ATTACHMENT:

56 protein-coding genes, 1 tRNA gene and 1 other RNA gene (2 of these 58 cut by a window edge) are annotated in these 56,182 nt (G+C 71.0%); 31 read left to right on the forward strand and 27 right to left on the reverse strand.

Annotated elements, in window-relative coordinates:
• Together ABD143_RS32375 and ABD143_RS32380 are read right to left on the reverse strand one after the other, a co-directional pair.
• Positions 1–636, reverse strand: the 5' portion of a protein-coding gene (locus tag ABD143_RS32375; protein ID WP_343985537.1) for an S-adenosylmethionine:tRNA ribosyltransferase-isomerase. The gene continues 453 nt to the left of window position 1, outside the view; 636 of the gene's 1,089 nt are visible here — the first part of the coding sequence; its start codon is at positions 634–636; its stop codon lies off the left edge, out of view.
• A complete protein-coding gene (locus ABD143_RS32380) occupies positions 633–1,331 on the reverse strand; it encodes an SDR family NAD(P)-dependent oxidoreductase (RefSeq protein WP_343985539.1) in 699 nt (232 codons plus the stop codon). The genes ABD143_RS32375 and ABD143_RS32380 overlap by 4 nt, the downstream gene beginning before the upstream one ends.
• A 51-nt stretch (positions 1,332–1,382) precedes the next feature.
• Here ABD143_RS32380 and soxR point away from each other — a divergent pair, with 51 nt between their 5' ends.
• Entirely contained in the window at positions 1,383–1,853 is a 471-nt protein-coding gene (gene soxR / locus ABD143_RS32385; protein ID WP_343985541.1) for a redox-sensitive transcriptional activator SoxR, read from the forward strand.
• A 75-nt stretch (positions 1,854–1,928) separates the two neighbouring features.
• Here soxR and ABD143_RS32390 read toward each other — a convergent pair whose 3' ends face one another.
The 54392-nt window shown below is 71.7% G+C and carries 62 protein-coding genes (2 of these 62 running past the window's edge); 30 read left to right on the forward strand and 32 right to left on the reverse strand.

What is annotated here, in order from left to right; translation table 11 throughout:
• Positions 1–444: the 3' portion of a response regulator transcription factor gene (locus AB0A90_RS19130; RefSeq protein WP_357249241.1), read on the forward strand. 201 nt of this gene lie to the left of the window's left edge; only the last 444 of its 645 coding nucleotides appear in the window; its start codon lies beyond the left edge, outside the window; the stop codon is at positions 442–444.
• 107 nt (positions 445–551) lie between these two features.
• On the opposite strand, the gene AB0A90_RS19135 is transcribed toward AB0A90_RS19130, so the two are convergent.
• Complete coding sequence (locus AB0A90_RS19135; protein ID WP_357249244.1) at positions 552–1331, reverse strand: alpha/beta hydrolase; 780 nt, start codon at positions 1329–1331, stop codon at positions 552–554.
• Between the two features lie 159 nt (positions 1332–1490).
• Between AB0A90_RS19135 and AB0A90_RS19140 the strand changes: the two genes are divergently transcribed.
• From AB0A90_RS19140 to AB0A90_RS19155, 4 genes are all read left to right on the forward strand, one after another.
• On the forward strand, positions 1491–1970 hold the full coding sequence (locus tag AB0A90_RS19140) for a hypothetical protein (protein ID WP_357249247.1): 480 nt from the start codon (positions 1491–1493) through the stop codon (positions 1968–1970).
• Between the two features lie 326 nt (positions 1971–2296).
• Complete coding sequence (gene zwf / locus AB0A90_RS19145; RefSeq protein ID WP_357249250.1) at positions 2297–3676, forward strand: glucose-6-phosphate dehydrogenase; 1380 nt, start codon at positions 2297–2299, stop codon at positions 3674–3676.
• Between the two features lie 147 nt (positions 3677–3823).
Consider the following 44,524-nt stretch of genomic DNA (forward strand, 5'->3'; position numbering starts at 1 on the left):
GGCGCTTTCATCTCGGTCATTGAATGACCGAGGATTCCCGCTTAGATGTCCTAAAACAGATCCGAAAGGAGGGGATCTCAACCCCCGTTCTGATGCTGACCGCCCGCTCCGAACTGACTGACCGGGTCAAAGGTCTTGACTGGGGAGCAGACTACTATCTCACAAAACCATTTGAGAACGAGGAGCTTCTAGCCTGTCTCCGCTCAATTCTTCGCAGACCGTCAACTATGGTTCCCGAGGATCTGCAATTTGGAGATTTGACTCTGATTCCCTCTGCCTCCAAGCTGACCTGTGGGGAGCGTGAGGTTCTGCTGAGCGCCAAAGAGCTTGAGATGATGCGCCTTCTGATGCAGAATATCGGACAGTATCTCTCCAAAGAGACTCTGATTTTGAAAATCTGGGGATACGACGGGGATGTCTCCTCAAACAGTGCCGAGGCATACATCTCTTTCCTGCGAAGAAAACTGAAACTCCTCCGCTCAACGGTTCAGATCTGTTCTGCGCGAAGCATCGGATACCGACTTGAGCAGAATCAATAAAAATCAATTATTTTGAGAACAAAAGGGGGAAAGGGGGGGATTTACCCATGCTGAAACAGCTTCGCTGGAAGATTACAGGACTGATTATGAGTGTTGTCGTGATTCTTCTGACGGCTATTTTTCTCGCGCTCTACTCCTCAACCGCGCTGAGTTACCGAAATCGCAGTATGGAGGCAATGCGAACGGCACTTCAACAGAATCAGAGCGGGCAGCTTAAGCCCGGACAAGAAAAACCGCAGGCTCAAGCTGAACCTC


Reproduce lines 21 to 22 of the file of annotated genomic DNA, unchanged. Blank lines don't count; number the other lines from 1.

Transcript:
• Between the two features lie 326 nt (positions 1971–2296).
• Complete coding sequence (gene zwf / locus AB0A90_RS19145; RefSeq protein ID WP_357249250.1) at positions 2297–3676, forward strand: glucose-6-phosphate dehydrogenase; 1380 nt, start codon at positions 2297–2299, stop codon at positions 3674–3676.